“All children are artists. The problem is how to remain an artist once he grows up.”
– Pablo Picasso
At Oregon Episcopal School, children begin to unfold their artistic wings in pre-kindergarten, setting the stage for original artistic exploration throughout their school years and beyond. In a sunlit and open space, the atelier, these young artists are free to create art independently, and as a group. It’s art for art’s sake, and art for understanding. At OES, the atelierista, Laura Foster-Flynn, nurtures young artists in several media and works hand-in-hand with classroom teachers to connect art to the content in the classroom.
The approach at OES is modeled on the Reggio Emilia philosophy that the early years are instrumental to the development of the individual. Teaching children to explore and pursue their individual interests, to respect the interests of their classmates, and to work together in community are some of the essential tenets at work at OES. As a result you won’t see any pre-fab cut, paste and color craft projects, or drawings of a specific tree or flower that children have been asked to recreate. What you will see is a wide variety of projects, in various stages of development, where the children have been given the freedom to choose, explore and happen upon an unexpected and personally satisfying result.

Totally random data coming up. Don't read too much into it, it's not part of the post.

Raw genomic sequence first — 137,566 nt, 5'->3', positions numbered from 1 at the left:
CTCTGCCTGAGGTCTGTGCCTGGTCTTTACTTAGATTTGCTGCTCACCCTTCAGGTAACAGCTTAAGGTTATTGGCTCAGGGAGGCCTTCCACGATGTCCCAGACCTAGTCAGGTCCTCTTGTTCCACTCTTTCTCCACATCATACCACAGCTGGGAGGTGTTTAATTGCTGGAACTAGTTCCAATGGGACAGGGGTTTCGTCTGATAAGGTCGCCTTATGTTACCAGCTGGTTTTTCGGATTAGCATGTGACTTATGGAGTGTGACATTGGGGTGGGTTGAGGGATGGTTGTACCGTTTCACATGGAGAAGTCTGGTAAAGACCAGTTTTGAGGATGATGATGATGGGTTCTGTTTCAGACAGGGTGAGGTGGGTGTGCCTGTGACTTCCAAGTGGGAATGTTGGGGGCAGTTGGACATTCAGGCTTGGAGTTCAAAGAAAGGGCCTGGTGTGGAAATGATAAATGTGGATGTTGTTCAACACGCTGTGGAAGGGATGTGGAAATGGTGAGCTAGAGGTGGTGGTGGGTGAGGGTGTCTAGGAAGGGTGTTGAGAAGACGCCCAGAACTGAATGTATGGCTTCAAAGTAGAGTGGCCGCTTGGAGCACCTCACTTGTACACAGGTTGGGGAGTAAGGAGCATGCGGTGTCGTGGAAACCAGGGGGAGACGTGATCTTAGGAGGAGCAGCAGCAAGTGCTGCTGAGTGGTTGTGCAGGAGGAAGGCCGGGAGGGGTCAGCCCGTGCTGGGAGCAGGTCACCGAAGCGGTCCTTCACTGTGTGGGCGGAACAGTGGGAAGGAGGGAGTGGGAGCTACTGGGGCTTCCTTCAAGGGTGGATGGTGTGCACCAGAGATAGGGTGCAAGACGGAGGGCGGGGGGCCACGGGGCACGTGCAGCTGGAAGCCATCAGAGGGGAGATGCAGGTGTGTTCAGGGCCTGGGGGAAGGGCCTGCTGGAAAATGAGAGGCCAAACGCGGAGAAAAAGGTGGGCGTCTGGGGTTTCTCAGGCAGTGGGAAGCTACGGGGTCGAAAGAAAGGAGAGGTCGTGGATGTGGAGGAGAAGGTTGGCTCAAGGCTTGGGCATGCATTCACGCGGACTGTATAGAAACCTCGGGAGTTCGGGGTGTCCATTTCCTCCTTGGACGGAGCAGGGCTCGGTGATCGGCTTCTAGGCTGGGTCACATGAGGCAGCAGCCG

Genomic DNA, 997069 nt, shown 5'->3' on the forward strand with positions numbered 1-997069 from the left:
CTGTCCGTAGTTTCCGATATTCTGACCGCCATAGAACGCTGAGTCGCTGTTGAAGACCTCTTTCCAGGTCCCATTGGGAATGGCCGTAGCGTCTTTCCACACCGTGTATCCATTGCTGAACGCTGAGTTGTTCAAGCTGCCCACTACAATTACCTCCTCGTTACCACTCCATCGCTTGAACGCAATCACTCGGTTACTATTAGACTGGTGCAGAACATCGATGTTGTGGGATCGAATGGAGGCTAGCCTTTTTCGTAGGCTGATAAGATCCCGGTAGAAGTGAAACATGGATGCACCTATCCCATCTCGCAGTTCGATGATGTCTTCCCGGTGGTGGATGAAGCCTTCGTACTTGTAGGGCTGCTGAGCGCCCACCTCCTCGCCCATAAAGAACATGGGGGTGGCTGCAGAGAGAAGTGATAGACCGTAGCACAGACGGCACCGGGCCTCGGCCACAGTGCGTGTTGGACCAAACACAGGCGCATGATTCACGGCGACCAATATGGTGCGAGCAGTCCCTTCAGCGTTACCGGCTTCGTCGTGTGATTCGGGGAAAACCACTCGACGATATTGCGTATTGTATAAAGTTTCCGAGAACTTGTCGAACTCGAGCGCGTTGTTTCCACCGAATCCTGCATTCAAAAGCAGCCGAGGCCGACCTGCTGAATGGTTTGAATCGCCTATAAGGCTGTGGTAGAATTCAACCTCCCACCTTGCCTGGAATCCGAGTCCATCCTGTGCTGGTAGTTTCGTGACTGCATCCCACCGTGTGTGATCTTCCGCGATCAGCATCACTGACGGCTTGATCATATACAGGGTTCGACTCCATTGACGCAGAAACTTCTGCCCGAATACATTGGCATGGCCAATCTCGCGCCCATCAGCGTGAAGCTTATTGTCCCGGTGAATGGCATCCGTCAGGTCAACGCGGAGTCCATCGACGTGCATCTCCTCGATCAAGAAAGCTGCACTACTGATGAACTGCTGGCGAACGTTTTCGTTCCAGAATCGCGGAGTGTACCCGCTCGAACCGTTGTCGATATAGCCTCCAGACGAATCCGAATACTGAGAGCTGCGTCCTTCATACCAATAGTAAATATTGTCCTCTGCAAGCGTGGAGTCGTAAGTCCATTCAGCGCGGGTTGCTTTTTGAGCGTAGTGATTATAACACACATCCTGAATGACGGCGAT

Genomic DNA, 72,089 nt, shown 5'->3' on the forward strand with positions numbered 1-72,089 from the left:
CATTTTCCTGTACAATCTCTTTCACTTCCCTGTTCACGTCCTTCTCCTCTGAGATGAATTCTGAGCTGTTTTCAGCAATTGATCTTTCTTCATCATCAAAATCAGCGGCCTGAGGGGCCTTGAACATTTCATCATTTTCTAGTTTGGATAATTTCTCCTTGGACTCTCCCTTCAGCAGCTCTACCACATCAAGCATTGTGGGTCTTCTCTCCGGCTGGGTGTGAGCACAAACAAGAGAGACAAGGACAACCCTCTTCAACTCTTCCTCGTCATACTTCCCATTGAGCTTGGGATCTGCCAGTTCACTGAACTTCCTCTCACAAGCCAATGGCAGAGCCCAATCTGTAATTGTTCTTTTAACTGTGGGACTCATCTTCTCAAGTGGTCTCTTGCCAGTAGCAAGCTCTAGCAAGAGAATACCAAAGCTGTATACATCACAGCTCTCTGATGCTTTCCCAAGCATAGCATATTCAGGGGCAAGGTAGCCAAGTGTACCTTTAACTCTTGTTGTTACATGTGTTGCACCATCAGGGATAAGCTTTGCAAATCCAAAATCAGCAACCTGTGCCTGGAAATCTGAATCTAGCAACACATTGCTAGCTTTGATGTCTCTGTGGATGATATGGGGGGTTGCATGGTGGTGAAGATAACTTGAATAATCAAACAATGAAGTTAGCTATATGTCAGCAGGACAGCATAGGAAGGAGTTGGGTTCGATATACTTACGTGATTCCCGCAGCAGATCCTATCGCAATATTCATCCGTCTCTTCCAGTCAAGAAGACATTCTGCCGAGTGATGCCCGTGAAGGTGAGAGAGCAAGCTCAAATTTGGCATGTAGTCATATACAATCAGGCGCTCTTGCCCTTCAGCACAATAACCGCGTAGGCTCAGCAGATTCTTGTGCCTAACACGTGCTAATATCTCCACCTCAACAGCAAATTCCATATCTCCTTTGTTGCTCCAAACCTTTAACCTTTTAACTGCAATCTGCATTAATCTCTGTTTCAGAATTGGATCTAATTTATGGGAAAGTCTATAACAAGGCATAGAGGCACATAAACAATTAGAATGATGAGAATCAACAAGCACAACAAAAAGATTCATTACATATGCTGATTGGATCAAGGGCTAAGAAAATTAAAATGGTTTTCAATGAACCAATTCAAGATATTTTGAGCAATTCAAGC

During art exploration, students are encouraged to make connections with subject matter using traditional art materials, as well as found and recycled items, to develop their vision. Foster-Flynn explains that atelieristas guide with questions such as: “What can we do with what we find in the forest? What can we make out of leaves (pigments and paints, perhaps?) Can we make a sculpture out of what we find on the forest floor that has the feeling of height and breadth of the trees?”
The questions develop as the student, or class, begins to pursue a subject. They are then assisted in thinking about how to create their vision. For example, when one classroom studied caves, the students decided to turn their classroom into a series of caves — scaled to their size — using boxes. A different set of students studied their personal genealogy and discovered they all had castles in their history, so they created a castle in the classroom. Yet another group of students created a paper mache tree in the middle of their classroom, replete with leaves, insects and wildlife around the tree as a result of their forest studies. The young artists are allowed to use any and all of the media available to them while working in the studio, with the guiding assistance of the atelierista.
While the approach may be vastly different from the direct instruction method most of us are familiar with, the children learn the tools, methods and vocabulary of art and artists along the way. In fact, they absorb all that good stuff in an experiential fashion with long-lasting impact. Foster-Flynn states, “By coming to the atelier with a knowledge that it is the process of creative thought and the process of making things that are important, and that what is learned along the way that is valued, children are allowed to explore and develop their own critical thought, and to know that the arts are alive and amoebic and can strengthen understanding and intelligence in all aspects of life and education.”
The atelier at OES is indeed alive. It is a place of discovery and action. A place that Laura Foster-Flynn says “is for focused creative explorations and projects, where all sorts of possibilities can unfold.” Every child should have such a place to begin unfolding the artist within.